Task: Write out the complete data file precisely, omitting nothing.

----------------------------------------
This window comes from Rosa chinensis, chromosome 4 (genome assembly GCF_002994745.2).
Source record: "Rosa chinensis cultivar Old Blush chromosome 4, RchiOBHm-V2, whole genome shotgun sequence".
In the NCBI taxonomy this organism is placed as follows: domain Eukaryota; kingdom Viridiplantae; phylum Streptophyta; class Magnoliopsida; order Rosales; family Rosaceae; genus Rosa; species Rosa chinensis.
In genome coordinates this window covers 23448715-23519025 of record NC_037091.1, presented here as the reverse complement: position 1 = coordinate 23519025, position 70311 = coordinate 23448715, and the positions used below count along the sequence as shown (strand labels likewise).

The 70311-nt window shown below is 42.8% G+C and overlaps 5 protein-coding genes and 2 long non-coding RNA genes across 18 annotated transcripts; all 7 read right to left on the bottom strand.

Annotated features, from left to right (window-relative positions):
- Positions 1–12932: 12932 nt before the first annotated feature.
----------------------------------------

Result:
This window comes from Rosa chinensis, chromosome 4 (genome assembly GCF_002994745.2).
Source record: "Rosa chinensis cultivar Old Blush chromosome 4, RchiOBHm-V2, whole genome shotgun sequence".
In the NCBI taxonomy this organism is placed as follows: domain Eukaryota; kingdom Viridiplantae; phylum Streptophyta; class Magnoliopsida; order Rosales; family Rosaceae; genus Rosa; species Rosa chinensis.
In genome coordinates this window covers 23448715-23519025 of record NC_037091.1, presented here as the reverse complement: position 1 = coordinate 23519025, position 70311 = coordinate 23448715, and the positions used below count along the sequence as shown (strand labels likewise).

The 70311-nt window shown below is 42.8% G+C and overlaps 5 protein-coding genes and 2 long non-coding RNA genes across 18 annotated transcripts; all 7 read right to left on the bottom strand.

Annotated features, from left to right (window-relative positions):
- Positions 1–12932: 12932 nt before the first annotated feature.